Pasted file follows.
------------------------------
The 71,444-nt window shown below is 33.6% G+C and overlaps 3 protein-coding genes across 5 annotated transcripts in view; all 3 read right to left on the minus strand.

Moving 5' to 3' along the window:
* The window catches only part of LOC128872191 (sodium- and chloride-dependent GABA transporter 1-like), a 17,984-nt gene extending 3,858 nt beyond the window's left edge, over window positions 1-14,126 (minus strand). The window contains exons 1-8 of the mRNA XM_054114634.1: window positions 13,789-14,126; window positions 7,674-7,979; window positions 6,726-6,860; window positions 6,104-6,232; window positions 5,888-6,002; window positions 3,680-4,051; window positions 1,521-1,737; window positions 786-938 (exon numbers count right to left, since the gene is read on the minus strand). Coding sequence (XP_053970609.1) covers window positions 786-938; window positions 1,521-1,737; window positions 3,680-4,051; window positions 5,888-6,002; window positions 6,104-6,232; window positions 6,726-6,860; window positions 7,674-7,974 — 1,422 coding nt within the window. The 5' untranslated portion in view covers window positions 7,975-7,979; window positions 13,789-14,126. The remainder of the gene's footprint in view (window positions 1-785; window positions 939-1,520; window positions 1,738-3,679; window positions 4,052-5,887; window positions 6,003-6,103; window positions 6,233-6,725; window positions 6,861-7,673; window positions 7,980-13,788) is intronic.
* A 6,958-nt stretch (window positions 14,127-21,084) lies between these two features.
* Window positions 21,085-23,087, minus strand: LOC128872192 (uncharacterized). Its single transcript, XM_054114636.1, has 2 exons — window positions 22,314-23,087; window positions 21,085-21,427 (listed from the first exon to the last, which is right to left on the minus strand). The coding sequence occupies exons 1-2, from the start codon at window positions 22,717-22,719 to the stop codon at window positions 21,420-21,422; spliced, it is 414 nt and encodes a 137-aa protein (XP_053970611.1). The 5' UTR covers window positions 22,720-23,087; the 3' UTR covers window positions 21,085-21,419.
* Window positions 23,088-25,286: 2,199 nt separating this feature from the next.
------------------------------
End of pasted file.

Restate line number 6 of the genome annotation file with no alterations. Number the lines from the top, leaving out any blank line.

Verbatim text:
* Window positions 23,088-25,286: 2,199 nt separating this feature from the next.